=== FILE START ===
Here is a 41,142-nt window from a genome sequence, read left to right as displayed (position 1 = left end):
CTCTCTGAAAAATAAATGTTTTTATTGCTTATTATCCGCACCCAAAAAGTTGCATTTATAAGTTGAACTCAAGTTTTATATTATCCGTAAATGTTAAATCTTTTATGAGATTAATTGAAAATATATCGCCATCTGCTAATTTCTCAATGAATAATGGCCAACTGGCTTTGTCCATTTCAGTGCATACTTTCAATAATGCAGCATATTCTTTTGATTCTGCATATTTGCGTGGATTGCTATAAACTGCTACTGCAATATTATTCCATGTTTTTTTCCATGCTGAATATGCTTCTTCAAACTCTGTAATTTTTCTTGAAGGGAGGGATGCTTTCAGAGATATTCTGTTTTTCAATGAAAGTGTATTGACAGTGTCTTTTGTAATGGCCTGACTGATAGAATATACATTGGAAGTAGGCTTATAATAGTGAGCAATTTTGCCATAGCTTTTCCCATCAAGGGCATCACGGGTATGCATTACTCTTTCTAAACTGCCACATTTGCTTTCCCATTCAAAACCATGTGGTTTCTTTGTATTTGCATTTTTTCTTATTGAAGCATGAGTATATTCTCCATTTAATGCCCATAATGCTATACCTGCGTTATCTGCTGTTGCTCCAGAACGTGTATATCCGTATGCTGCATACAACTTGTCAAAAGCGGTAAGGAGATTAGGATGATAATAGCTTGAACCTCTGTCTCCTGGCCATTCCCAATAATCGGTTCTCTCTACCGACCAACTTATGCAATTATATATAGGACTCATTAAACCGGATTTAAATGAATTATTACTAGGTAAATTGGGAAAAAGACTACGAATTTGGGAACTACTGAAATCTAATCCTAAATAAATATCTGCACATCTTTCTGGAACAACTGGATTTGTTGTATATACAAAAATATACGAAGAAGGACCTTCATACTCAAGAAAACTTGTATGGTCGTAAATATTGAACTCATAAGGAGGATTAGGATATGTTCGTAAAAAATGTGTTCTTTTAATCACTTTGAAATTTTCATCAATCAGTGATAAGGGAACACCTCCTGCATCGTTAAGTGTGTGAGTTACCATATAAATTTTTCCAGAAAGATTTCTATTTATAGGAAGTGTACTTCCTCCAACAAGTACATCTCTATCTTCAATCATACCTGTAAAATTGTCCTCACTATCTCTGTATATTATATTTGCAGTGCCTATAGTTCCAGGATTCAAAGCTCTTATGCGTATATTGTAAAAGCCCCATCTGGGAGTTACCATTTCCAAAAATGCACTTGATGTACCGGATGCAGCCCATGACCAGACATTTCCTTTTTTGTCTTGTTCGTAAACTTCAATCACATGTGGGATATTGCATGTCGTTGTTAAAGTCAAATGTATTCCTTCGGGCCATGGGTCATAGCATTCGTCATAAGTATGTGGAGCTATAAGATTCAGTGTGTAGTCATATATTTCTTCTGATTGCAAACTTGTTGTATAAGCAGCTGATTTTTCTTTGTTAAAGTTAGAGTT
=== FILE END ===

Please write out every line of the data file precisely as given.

Here is a 41,142-nt window from a genome sequence, read left to right as displayed (position 1 = left end):
CTCTCTGAAAAATAAATGTTTTTATTGCTTATTATCCGCACCCAAAAAGTTGCATTTATAAGTTGAACTCAAGTTTTATATTATCCGTAAATGTTAAATCTTTTATGAGATTAATTGAAAATATATCGCCATCTGCTAATTTCTCAATGAATAATGGCCAACTGGCTTTGTCCATTTCAGTGCATACTTTCAATAATGCAGCATATTCTTTTGATTCTGCATATTTGCGTGGATTGCTATAAACTGCTACTGCAATATTATTCCATGTTTTTTTCCATGCTGAATATGCTTCTTCAAACTCTGTAATTTTTCTTGAAGGGAGGGATGCTTTCAGAGATATTCTGTTTTTCAATGAAAGTGTATTGACAGTGTCTTTTGTAATGGCCTGACTGATAGAATATACATTGGAAGTAGGCTTATAATAGTGAGCAATTTTGCCATAGCTTTTCCCATCAAGGGCATCACGGGTATGCATTACTCTTTCTAAACTGCCACATTTGCTTTCCCATTCAAAACCATGTGGTTTCTTTGTATTTGCATTTTTTCTTATTGAAGCATGAGTATATTCTCCATTTAATGCCCATAATGCTATACCTGCGTTATCTGCTGTTGCTCCAGAACGTGTATATCCGTATGCTGCATACAACTTGTCAAAAGCGGTAAGGAGATTAGGATGATAATAGCTTGAACCTCTGTCTCCTGGCCATTCCCAATAATCGGTTCTCTCTACCGACCAACTTATGCAATTATATATAGGACTCATTAAACCGGATTTAAATGAATTATTACTAGGTAAATTGGGAAAAAGACTACGAATTTGGGAACTACTGAAATCTAATCCTAAATAAATATCTGCACATCTTTCTGGAACAACTGGATTTGTTGTATATACAAAAATATACGAAGAAGGACCTTCATACTCAAGAAAACTTGTATGGTCGTAAATATTGAACTCATAAGGAGGATTAGGATATGTTCGTAAAAAATGTGTTCTTTTAATCACTTTGAAATTTTCATCAATCAGTGATAAGGGAACACCTCCTGCATCGTTAAGTGTGTGAGTTACCATATAAATTTTTCCAGAAAGATTTCTATTTATAGGAAGTGTACTTCCTCCAACAAGTACATCTCTATCTTCAATCATACCTGTAAAATTGTCCTCACTATCTCTGTATATTATATTTGCAGTGCCTATAGTTCCAGGATTCAAAGCTCTTATGCGTATATTGTAAAAGCCCCATCTGGGAGTTACCATTTCCAAAAATGCACTTGATGTACCGGATGCAGCCCATGACCAGACATTTCCTTTTTTGTCTTGTTCGTAAACTTCAATCACATGTGGGATATTGCATGTCGTTGTTAAAGTCAAATGTATTCCTTCGGGCCATGGGTCATAGCATTCGTCATAAGTATGTGGAGCTATAAGATTCAGTGTGTAGTCATATATTTCTTCTGATTGCAAACTTGTTGTATAAGCAGCTGATTTTTCTTTGTTAAAGTTAGAGTT